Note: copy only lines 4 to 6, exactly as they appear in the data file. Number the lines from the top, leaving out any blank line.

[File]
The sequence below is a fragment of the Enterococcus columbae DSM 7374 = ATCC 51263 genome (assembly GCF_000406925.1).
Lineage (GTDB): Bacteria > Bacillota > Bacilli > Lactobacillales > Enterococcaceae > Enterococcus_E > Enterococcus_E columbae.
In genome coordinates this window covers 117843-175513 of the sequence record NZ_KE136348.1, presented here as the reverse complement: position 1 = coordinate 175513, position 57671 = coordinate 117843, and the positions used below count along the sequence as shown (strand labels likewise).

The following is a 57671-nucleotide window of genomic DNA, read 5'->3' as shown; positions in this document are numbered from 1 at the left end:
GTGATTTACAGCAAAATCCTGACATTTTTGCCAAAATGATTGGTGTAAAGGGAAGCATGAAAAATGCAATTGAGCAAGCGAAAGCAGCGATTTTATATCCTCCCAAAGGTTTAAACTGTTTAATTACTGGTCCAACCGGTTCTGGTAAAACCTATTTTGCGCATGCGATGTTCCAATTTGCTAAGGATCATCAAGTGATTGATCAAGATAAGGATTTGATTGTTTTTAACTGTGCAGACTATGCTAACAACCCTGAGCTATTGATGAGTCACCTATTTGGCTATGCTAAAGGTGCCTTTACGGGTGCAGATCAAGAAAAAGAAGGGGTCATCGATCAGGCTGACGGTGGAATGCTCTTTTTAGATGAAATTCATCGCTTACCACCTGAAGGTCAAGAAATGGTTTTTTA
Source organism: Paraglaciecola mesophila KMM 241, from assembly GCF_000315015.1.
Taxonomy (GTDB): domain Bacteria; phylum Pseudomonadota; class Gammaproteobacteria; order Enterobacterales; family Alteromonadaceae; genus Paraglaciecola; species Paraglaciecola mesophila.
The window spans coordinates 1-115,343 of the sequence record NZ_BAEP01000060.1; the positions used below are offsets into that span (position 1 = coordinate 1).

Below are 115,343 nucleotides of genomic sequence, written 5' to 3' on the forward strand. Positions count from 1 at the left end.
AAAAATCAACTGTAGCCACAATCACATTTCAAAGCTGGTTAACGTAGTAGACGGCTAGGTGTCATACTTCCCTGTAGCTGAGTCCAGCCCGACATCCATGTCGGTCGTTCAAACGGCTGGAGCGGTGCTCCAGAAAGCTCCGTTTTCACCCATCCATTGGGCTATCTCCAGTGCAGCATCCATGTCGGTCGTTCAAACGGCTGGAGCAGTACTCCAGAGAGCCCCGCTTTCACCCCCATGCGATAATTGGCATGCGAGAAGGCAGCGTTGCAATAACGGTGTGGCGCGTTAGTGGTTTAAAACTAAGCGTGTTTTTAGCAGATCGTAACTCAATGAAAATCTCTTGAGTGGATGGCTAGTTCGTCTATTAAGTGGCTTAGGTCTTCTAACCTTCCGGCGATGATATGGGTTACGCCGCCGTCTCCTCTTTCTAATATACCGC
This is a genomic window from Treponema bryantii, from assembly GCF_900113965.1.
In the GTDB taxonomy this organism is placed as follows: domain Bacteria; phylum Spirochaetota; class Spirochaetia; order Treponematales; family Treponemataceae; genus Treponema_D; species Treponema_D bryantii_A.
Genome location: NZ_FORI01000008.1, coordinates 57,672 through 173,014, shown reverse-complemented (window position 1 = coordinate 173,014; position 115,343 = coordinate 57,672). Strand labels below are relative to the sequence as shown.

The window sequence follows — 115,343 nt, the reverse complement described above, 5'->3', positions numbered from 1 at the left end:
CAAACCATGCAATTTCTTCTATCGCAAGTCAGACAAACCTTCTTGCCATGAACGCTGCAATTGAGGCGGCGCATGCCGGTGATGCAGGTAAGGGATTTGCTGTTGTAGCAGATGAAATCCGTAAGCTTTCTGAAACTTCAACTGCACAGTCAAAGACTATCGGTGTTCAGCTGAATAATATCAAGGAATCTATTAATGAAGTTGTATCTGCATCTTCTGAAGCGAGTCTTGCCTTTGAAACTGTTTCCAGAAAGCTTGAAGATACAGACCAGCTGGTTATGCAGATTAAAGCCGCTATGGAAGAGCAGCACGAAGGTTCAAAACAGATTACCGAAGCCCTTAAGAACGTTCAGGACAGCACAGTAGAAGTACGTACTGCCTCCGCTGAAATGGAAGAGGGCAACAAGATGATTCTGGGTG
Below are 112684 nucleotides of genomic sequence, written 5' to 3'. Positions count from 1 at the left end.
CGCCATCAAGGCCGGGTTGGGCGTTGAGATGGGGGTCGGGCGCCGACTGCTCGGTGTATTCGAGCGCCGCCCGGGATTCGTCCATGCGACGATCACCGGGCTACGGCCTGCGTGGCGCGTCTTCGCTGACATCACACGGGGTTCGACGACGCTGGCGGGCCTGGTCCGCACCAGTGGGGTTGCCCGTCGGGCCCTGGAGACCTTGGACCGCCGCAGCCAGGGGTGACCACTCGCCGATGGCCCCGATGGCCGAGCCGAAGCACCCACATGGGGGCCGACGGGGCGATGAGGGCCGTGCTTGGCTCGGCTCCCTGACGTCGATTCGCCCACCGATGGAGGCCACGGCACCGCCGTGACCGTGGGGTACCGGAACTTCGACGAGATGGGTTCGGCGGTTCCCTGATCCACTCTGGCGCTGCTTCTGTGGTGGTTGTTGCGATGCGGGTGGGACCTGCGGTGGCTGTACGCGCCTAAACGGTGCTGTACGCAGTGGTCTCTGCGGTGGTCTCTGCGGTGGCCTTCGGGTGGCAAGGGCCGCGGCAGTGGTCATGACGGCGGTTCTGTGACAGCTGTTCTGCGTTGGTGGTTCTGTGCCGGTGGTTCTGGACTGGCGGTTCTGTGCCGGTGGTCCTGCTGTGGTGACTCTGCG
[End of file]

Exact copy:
The following is a 57671-nucleotide window of genomic DNA, read 5'->3' as shown; positions in this document are numbered from 1 at the left end:
GTGATTTACAGCAAAATCCTGACATTTTTGCCAAAATGATTGGTGTAAAGGGAAGCATGAAAAATGCAATTGAGCAAGCGAAAGCAGCGATTTTATATCCTCCCAAAGGTTTAAACTGTTTAATTACTGGTCCAACCGGTTCTGGTAAAACCTATTTTGCGCATGCGATGTTCCAATTTGCTAAGGATCATCAAGTGATTGATCAAGATAAGGATTTGATTGTTTTTAACTGTGCAGACTATGCTAACAACCCTGAGCTATTGATGAGTCACCTATTTGGCTATGCTAAAGGTGCCTTTACGGGTGCAGATCAAGAAAAAGAAGGGGTCATCGATCAGGCTGACGGTGGAATGCTCTTTTTAGATGAAATTCATCGCTTACCACCTGAAGGTCAAGAAATGGTTTTTTA
Source organism: Paraglaciecola mesophila KMM 241, from assembly GCF_000315015.1.